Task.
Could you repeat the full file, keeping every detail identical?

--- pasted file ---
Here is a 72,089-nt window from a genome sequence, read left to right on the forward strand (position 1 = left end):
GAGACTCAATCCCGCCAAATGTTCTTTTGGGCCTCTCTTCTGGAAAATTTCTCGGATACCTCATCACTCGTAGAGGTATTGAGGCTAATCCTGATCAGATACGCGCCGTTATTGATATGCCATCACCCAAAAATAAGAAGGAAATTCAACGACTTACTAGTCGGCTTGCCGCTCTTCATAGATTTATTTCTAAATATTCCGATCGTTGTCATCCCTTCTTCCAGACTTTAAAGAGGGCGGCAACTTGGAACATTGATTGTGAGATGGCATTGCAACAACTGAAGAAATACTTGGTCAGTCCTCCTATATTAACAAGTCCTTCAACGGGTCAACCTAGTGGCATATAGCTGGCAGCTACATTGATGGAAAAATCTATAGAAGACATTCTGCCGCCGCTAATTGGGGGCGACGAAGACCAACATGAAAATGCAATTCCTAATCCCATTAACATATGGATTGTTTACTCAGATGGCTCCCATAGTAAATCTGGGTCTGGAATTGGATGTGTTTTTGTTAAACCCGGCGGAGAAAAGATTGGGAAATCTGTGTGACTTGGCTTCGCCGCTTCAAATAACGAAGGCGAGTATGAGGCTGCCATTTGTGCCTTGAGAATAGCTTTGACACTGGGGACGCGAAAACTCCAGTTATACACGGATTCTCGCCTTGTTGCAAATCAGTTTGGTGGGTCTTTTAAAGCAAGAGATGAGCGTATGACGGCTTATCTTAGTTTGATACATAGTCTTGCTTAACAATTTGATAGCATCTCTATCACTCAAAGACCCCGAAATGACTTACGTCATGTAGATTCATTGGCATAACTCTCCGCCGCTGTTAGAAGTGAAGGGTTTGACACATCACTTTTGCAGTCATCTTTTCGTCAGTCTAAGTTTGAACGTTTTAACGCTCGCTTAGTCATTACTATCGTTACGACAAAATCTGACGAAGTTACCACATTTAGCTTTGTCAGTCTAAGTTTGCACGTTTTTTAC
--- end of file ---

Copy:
Here is a 72,089-nt window from a genome sequence, read left to right on the forward strand (position 1 = left end):
GAGACTCAATCCCGCCAAATGTTCTTTTGGGCCTCTCTTCTGGAAAATTTCTCGGATACCTCATCACTCGTAGAGGTATTGAGGCTAATCCTGATCAGATACGCGCCGTTATTGATATGCCATCACCCAAAAATAAGAAGGAAATTCAACGACTTACTAGTCGGCTTGCCGCTCTTCATAGATTTATTTCTAAATATTCCGATCGTTGTCATCCCTTCTTCCAGACTTTAAAGAGGGCGGCAACTTGGAACATTGATTGTGAGATGGCATTGCAACAACTGAAGAAATACTTGGTCAGTCCTCCTATATTAACAAGTCCTTCAACGGGTCAACCTAGTGGCATATAGCTGGCAGCTACATTGATGGAAAAATCTATAGAAGACATTCTGCCGCCGCTAATTGGGGGCGACGAAGACCAACATGAAAATGCAATTCCTAATCCCATTAACATATGGATTGTTTACTCAGATGGCTCCCATAGTAAATCTGGGTCTGGAATTGGATGTGTTTTTGTTAAACCCGGCGGAGAAAAGATTGGGAAATCTGTGTGACTTGGCTTCGCCGCTTCAAATAACGAAGGCGAGTATGAGGCTGCCATTTGTGCCTTGAGAATAGCTTTGACACTGGGGACGCGAAAACTCCAGTTATACACGGATTCTCGCCTTGTTGCAAATCAGTTTGGTGGGTCTTTTAAAGCAAGAGATGAGCGTATGACGGCTTATCTTAGTTTGATACATAGTCTTGCTTAACAATTTGATAGCATCTCTATCACTCAAAGACCCCGAAATGACTTACGTCATGTAGATTCATTGGCATAACTCTCCGCCGCTGTTAGAAGTGAAGGGTTTGACACATCACTTTTGCAGTCATCTTTTCGTCAGTCTAAGTTTGAACGTTTTAACGCTCGCTTAGTCATTACTATCGTTACGACAAAATCTGACGAAGTTACCACATTTAGCTTTGTCAGTCTAAGTTTGCACGTTTTTTAC